Members of the Manchester United Women’s Supporters’ Club were so concerned about the revelations surrounding the club’s handling of its women’s team in the wake of manager Casey Stoney’s shock resignation in May that they requested an audience with club officials seeking urgent reassurances about the ongoing commitment to women’s football.
Stoney’s sudden departure and the reasons behind it brought major questions about the standard of training facilities in particular available to the club’s female players.
Stoney had long resisted her team being based at the main training ground in Carrington out of fear of playing second fiddle to the men and those worries appeared to be realised midway through last season when the switch was made in a bid to get on top of injuries. The former boss was also unimpressed over how her team’s first ever game at Old Trafford was handled and ultimately opted to give up and walk away in order to spend time with her young family rather than keep fighting.
It was a blow to fans to see her go, but the meeting between supporters and the club was granted in early June and the result was a positive message about the intent for a ‘fully integrated approach to the training ground with the Women’s team, Men’s team and Academy at one site.’
The club also promised ‘…a package of improvements for the Women’s team facilities at the Aon Training Complex, starting over this summer,’ and stated that the search for a new manager was already ‘actively’ underway. It seemed like a step forward.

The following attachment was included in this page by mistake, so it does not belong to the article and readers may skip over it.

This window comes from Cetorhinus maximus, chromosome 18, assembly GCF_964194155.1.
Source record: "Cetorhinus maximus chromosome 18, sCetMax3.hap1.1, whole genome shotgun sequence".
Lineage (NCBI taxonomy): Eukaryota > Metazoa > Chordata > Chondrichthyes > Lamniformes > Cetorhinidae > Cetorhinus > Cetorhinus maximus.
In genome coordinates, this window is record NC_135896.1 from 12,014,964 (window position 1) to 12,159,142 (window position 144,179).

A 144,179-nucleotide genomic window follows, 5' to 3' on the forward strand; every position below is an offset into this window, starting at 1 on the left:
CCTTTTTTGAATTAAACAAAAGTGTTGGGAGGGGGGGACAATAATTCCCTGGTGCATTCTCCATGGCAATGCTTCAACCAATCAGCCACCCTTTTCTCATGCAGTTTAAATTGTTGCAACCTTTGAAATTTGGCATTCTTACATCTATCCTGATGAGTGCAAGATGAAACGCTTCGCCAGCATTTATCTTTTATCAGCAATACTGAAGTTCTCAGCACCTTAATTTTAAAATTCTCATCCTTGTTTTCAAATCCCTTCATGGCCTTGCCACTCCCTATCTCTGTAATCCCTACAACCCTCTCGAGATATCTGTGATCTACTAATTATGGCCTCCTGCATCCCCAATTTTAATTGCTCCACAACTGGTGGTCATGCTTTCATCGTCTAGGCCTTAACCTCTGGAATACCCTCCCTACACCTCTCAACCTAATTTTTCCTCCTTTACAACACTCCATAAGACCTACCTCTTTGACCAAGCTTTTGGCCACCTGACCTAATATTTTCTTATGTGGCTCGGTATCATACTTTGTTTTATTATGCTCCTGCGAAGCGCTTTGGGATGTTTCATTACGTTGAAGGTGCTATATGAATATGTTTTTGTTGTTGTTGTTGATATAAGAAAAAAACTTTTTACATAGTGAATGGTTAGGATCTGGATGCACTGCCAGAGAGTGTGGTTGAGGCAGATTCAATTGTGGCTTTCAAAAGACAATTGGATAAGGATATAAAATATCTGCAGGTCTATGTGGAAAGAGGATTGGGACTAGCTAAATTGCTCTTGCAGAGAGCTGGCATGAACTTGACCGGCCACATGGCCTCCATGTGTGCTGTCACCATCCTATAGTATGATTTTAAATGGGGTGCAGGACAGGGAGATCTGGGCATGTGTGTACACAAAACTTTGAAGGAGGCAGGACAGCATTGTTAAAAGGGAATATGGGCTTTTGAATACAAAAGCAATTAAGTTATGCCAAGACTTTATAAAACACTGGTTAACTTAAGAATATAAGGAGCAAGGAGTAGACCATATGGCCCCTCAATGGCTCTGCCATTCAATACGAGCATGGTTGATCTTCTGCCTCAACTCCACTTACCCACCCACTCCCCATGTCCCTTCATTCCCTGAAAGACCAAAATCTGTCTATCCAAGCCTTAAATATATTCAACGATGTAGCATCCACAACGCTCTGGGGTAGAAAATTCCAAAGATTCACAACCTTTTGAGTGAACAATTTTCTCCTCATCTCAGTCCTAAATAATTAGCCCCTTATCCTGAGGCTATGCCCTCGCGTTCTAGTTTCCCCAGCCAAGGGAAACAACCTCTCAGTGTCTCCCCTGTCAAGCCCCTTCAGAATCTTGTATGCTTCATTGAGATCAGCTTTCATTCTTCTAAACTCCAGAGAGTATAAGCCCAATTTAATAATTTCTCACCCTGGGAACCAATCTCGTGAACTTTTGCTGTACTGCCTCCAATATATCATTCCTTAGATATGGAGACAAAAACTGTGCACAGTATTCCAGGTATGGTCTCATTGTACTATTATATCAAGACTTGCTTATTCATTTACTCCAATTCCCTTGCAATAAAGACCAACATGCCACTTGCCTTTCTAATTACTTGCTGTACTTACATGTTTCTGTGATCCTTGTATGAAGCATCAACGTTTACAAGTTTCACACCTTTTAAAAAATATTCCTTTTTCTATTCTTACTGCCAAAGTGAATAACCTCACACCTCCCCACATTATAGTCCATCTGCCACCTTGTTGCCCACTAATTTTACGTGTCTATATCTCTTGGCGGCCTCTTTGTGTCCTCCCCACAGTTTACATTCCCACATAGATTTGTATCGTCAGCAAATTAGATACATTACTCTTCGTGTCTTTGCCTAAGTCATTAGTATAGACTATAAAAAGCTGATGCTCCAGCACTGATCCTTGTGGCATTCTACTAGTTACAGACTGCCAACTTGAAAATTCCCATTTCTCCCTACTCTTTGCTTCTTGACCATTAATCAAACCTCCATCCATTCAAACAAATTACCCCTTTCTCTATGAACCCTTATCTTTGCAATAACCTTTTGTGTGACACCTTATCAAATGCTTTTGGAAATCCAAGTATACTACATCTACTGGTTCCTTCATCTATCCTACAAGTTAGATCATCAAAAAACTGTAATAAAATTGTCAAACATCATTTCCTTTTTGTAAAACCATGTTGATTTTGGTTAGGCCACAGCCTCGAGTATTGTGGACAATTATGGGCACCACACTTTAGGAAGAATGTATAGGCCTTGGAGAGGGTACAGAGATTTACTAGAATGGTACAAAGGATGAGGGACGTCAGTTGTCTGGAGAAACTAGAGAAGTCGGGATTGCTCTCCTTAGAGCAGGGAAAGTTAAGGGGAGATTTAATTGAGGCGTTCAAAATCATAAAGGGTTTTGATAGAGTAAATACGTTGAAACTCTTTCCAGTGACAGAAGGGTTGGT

Work on improving facilities is underway, but it is over a month on from then and United are still without a manager. It has emerged that the players have become concerned enough about the club's direction that they are preparing to collectively approach the PFA for advice and support.
In what can only be described as a damning report, The Athletic writes that United’s female players are ‘frustrated’ by a failure to appoint a new manager, having been told weeks ago that there was a final shortlist of two candidates. The squad have not been privy to the identity of either candidate, which is not necessarily unusual, but are feeling ‘in the dark’ about the club’s immediate ambitions.
Having led the WSL table for a chunk of last season, United were very close to qualifying for the Champions League, finishing only one point behind third place Arsenal after a poor run of results after Christmas. Strong recruitment is the way to close that gap, but United have lost two world class players after Tobin Heath and Christen Press returned to America and are yet to sign anyone.
Failure to recruit is more likely to lead to the club going backwards than even just staying still as an ambitious Everton start to gather momentum behind them.
Unlike Arsenal, who have a dedicated general manager running the women’s team, The Athletic notes that United effectively have a de facto women’s general manager in the shape of finance director Steve Deaville. It is said that players are ‘losing faith’ in communications with Deaville and football director John Murtough, with both men holding numerous other responsibilities.
A group of United players are now expected to approach the PFA with the ‘unanimous support’ of the full female playing staff. Among other problems for players now described as ‘unhappy’ is an apparently ‘disgusting’ standard of accommodation provided last season, likened to student housing. The club has given greater accommodation allowance since, which it believes to be on par with what is on offer at similar rival clubs. But some players some still consider it low.
The club’s stance appears to be that overall progress is being made with the women’s team and that enforced COVID-19 protocols have made things more of a challenge. But the latest revelations suddenly make the previous statement of commitment to the women’s team and female players now seem a little hollow and insincere without obvious proof otherwise.
Players and fans deserve so much more and it is actions that will speak far louder than words.